Research shows that the more a man drinks alcohol, the gayer he becomes, literally.

A new ‘study’ was taken in the midwest, and the survey consisted of several male and female participants; all heterosexual. Alcohol intake, partner attractiveness, and sexual willingness were measured. The result; the researchers found that alcohol consumption predicted sexual willingness with the male target for both men and women, but not with the female target, in simpler terms the attractiveness of same-sex partners was related to sexual willingness.


The researchers uncovered that alcohol is turning men into homosexuals.

“Most notably, alcohol intake was related to increased sexual willingness of men with a same-sex partner, suggesting a potential shift in normative casual sexual behavior among heterosexual men,” wrote the authors in the study.

Researchers recruited a total of 83 straight men and women who were bar hopping in the Midwest at night. The participants were asked to complete a survey about how many drinks they’d had that night. In addition, they had to watch a 40-second video of either a physically attractive man or woman drinking at a bar and chatting with the bartender. Then, the participants rated their sexual interest in the person in the video, from buying them a drink to going home together to have sex.

Unsurprisingly, men showed high interest when the attractive woman was on the screen; women naturally were more attracted to the man. Moreover, men were more likely to make sexual comments about the woman after the video. Overall, they expressed more sexual interest in the women, regardless of how much they had. This coincides with previous research that concedes men tend to be more lax about casual sex with strangers.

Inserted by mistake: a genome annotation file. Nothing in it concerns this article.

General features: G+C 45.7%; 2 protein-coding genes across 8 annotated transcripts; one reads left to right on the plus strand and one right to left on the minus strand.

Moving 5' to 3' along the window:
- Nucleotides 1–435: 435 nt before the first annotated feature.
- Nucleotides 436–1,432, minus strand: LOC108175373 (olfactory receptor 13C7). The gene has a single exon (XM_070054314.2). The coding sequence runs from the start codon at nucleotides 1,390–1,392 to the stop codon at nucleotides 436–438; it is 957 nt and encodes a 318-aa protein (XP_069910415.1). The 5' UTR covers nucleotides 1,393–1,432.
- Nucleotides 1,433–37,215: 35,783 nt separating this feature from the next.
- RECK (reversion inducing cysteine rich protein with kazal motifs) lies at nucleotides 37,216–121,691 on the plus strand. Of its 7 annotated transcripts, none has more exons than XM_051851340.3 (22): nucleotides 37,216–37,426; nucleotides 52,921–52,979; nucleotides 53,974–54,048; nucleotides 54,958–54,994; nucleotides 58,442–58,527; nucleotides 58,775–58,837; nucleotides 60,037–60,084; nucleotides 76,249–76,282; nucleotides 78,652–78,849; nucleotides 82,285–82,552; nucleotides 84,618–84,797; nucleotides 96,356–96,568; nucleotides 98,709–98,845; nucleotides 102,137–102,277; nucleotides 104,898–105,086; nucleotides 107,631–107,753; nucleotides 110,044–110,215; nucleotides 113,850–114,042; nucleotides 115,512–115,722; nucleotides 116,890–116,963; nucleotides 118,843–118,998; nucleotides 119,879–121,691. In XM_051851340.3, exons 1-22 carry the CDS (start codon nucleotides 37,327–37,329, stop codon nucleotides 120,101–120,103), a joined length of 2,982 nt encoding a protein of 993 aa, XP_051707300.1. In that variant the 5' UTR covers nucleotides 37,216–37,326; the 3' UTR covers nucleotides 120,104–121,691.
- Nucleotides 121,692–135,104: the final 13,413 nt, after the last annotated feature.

However, the researchers noted an interesting observation: the more alcohol men drank, the more interested they became in the man in the video. Men who had nothing to drink showed no interest. Those who consumed over 10 alcoholic drinks were more likely to entertain the idea of gay sex just as much as having sex with a woman. — Read More

The study, according to Medical Daily is suggesting that sexual orientation is ‘fluid.’ Only one problem, what about the chemicals that were in the alcohol what role does that play within this entire ordeal? Or what about the food that was ingested in addition to the alcohol? It all plays a role, because of what’s called Gene Expression, more specifically epigenetics.

As Americans, we have unwittingly and unwillingly submitted ourselves to chemicals and wholeheartedly become the lab rats of corporations. Or maybe its more sinister than that, as the infamous Alex Jones states; “They’re turning the frogs gay.” In this instance, he would be correct.